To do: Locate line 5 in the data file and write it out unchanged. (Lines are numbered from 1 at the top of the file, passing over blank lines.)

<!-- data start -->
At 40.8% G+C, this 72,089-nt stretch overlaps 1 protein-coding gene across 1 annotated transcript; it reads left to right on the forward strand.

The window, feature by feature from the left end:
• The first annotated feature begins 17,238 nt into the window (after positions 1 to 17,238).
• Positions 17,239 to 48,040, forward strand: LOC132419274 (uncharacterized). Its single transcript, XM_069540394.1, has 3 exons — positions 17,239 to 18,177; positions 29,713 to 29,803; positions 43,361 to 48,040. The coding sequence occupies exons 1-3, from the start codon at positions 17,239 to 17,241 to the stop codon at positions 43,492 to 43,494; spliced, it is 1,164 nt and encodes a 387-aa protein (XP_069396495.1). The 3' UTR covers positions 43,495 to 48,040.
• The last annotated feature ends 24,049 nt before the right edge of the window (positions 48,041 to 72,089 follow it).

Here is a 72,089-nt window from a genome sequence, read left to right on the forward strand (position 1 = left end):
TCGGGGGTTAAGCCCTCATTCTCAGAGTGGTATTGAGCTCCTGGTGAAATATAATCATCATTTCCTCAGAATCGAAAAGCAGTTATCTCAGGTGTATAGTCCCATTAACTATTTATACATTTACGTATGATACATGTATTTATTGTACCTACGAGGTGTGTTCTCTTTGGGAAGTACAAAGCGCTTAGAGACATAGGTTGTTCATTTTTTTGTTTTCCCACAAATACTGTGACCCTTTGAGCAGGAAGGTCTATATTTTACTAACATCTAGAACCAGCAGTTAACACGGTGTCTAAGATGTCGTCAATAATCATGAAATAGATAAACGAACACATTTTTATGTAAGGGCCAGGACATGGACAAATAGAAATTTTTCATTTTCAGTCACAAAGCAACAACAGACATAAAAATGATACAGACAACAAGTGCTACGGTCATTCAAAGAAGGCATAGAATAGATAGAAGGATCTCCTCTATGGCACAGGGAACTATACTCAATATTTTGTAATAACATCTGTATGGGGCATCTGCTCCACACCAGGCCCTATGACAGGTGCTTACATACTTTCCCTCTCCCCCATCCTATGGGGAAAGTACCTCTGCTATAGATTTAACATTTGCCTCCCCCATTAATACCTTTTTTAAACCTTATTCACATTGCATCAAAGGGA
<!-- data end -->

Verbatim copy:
• The last annotated feature ends 24,049 nt before the right edge of the window (positions 48,041 to 72,089 follow it).